My personal thought: So, if the Mother attempted to contact United prior to the flight and got an offshore agent who was unable to help her than that is 100% in United's court and they need to better train all phone agents to handle Special Needs cases.


Second: On the day of travel he would say something to gate agent explaining that his daughter is Autistic and has Special Needs and present a letter from her treating Physician explaining the Diagnosis and asking for consideration and assistance from the airline.

Third: Upon boarding he would say something to the Flight Attendant or the Captain if he/she were available and again present the letter from the Physician explaining the Diagnosis, etc.

Fourth: If his daughter needed Hot Food he would attempt to offer her what he could easily heat up, Cup-O-Noodles (etc.), but admitted he might forget to pack said food stuffs or it got lost, etc. and he would have to move on to plan B, attempt get something from the airline in the line of a hot meal to prevent further issues.

Fifth: He said he would hope that the Flight Attendants would be understanding enough to try and offer something anything, but he realized that on a confined metal tube there might not be anything to offer. He said he would explain to the FA (NOT IN A THREATENING WAY) that without some hot food a Meltdown could occur but he would do his best to control it and he hopes they would understand and be as supportive as possible. He did say that if the Mother threatened the FAs that WAS WRONG, but not out of the real of normal as the stress and strain can cause otherwise normal nice people to do less than smart things, like threaten the Flight Attendants with a Meltdown and scratching.

Sixth: If things were not able to brought under control he would ask to speak with the Captain and maybe suggest a Medical Diversion as simply getting his Daughter on the ground where he has more options at his disposal might be the best course of action at that point, though he admitted that might not work so well for United.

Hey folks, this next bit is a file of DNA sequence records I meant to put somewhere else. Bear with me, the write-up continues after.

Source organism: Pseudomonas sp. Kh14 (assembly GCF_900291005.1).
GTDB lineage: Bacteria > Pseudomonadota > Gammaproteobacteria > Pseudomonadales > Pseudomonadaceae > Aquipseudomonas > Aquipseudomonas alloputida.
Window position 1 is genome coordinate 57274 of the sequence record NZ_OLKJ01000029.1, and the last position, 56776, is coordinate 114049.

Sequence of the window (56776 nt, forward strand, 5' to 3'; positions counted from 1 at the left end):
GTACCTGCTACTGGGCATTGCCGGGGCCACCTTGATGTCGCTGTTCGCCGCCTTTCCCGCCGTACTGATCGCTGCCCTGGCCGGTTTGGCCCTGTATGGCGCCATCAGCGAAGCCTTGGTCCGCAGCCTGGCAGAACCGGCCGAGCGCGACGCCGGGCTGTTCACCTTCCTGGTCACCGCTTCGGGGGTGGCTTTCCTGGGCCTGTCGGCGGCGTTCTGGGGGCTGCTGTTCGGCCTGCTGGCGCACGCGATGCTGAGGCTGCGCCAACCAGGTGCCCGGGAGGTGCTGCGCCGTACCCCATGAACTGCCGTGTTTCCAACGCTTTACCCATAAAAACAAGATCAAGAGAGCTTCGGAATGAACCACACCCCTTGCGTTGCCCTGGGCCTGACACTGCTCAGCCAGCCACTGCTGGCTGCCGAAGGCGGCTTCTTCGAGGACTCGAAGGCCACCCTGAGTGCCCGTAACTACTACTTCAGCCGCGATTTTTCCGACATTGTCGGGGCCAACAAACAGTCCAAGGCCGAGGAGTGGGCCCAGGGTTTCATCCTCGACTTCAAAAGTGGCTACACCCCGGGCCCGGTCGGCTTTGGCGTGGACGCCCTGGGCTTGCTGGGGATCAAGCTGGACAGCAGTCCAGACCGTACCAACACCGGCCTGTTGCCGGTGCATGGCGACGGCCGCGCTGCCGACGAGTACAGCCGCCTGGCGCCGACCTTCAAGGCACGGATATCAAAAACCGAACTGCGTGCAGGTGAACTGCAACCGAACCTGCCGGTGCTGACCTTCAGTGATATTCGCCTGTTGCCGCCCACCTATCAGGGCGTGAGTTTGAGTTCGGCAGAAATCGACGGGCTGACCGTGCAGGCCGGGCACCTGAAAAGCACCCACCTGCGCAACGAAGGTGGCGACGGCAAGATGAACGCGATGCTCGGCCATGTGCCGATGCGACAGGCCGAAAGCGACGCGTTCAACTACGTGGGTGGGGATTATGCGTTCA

In summary he said that essentially with Autism there is not always a cut and dry solution and we as humans are not always perfect as much as we strive to be and most of all, MISTAKES WILL HAPPEN! The only thing he was sure of what that there should be NO LAW SUIT as both sides probably did not act perfectly.

I am not exactly sure what else to add, it was an unfortunate series of events, but the family got home safely and the flight was able to continue on safely, so all's well that ends well, I guess.

cfischer May 11, 15 5:52 pm

^ to United for handling this situation very well. I hope they will take the mother to court for the threats she made on the plane.
I have seen a similar situation a few years ago in Boston (luckily before takeoff) where a girl and their parents were ultimately escorted off the plane by police (absolutely the right decision in this case as well). If the scene we were witnessing during boarding (the girl started to erratically yell she didn't want to fly, cried to for 'help', attempted to climb over the seat in front of her ... the parents argued she would calm down in flight ... didn't convince anyone) would have happened during flight we would have diverted as well.